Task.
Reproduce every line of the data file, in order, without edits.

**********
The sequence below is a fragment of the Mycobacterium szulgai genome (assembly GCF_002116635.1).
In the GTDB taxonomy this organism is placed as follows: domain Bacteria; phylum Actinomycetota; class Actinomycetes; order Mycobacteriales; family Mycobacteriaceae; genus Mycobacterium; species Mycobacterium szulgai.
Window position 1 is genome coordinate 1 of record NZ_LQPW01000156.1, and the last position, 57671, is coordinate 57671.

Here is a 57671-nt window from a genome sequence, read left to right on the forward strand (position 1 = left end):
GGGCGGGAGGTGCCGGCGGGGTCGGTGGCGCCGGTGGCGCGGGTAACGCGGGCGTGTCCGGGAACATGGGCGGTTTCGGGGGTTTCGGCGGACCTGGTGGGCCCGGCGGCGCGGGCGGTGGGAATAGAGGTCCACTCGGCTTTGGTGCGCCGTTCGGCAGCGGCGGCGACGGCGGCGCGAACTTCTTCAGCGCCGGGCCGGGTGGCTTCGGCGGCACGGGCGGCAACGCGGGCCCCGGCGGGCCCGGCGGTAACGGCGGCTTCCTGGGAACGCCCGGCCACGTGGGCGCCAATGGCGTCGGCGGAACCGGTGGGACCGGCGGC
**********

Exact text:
The sequence below is a fragment of the Mycobacterium szulgai genome (assembly GCF_002116635.1).
In the GTDB taxonomy this organism is placed as follows: domain Bacteria; phylum Actinomycetota; class Actinomycetes; order Mycobacteriales; family Mycobacteriaceae; genus Mycobacterium; species Mycobacterium szulgai.
Window position 1 is genome coordinate 1 of record NZ_LQPW01000156.1, and the last position, 57671, is coordinate 57671.

Here is a 57671-nt window from a genome sequence, read left to right on the forward strand (position 1 = left end):
GGGCGGGAGGTGCCGGCGGGGTCGGTGGCGCCGGTGGCGCGGGTAACGCGGGCGTGTCCGGGAACATGGGCGGTTTCGGGGGTTTCGGCGGACCTGGTGGGCCCGGCGGCGCGGGCGGTGGGAATAGAGGTCCACTCGGCTTTGGTGCGCCGTTCGGCAGCGGCGGCGACGGCGGCGCGAACTTCTTCAGCGCCGGGCCGGGTGGCTTCGGCGGCACGGGCGGCAACGCGGGCCCCGGCGGGCCCGGCGGTAACGGCGGCTTCCTGGGAACGCCCGGCCACGTGGGCGCCAATGGCGTCGGCGGAACCGGTGGGACCGGCGGC